The day broke sunny and gorgeous, perfect for exploring the countryside and looking for photo ops.
First things first, however. We exhausted our wine supply with Patrick the evening before, so David headed down the roads a few km to Domaine Valdition to re-stock. This is one of our favorite local wines – good quality and a great price. David picked up three bottles each of their best white and rosé for 66 Euro total and put them on ice.
I had a light breakfast of fresh apple juice and oriettes, a delightful pastry that is basically thin sheets of dough that are fried and then sprinkled with sugar. Light as air, but no doubt off the chart on the “bad for you” scale. David is asking the boulangerie to make a batch for us with ground Lipitor added to the dough…
In the car and off to the countryside to shoot some photos. The weather was perfect – warm, blue skies, and a hint of breeze. we first stopped in Molleges, a once tiny village that has spawned modern outskirts – an interesting blend of styles. We parked in the town center and strolled around a bit, passing the city hall and village church. The Plane trees are just starting to show leaves, so still look gnarled and barren, but a few more days of this weather and the transformation will be complete. Just on the outskirts of Molleges there is a snail farm where you can buy snails. We’re not sure if they are supposed to be food or pets. You can play catch with them, but it takes forever for them to bring the ball back. Then it was on to St. Andiol, which showed signs of promise for some nice shots except for the road construction.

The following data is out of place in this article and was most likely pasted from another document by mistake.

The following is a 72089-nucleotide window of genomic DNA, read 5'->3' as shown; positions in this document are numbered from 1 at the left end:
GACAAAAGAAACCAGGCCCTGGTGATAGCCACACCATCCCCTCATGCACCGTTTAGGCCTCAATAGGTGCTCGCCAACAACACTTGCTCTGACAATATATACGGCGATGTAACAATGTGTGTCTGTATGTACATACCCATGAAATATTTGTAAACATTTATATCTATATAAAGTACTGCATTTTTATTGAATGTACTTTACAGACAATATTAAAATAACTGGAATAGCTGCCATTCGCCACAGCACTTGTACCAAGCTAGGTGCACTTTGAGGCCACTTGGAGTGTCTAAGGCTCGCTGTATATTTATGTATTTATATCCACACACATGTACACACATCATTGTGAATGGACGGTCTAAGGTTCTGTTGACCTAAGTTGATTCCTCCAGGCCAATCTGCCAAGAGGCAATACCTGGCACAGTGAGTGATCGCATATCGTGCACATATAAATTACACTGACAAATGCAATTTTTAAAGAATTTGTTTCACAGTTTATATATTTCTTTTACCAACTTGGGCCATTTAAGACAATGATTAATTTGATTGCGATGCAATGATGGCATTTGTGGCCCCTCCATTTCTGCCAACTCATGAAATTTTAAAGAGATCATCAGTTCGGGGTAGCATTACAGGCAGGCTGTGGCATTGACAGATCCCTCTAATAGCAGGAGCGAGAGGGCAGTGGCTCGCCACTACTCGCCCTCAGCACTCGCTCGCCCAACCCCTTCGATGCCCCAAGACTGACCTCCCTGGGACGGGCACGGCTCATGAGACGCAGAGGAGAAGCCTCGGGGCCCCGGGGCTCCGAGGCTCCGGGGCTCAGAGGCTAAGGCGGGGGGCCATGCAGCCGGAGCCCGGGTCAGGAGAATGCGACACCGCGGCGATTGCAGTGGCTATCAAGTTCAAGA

After meandering through the countryside for a bit, we headed for Mas du Capoun, a small hotel and restaurant owned by a Belgian family. We have gotten to know the wife, Michele, a bit, and she is delightful. We got the “three-kiss” welcome and chatted a bit. They will be heading for New York later this year for eight days, so want us to come up with a list of places they might like to dine.
The food at Mas du Capoun is terrific, and priced so reasonably it is hard to see how they survive. No doubt it’s because every seat is full for every meal. We considered the three course menu for 18 euro, including two glasses each of wine, but were attracted by the lobster lasagna appetizer on the more expensive 37 euro menu. We both chose that as our starter, and sea bass as our main course. For wine, kirs to start and then a Mas St. Berthe rosé. The food was wonderful, fresh and beautifully prepared. We enjoyed a leisurely meal, and then headed off for more photography, promising Michele we would return the next week.
We still have a bit of jet lag, so took a short snooze in the afternoon, then headed into town for the afternoon social hour. David picked up a baguette and we chose a new spot – Café la Place – for a carafe of wine. The woman at the table next to us brought her dog, which promptly went to sleep on her feet. Nothing disturbed her – cars, talking, other dogs walking by. She just snoozed away. We tried to envision our little Lucy doing the same, but decided that if she were at our table we would be banned from Eygalieres after she barked at all the other dogs, and children, and birds. We miss her.
It was still light and sunny when we left for home, but the clock said 8 o’clock. We had a light snack and started to watch Flying Leathernecks with John Wayne and our friend Brett King, but could only make it half way through. Then it was off to bed – tomorrow is a dialysis day.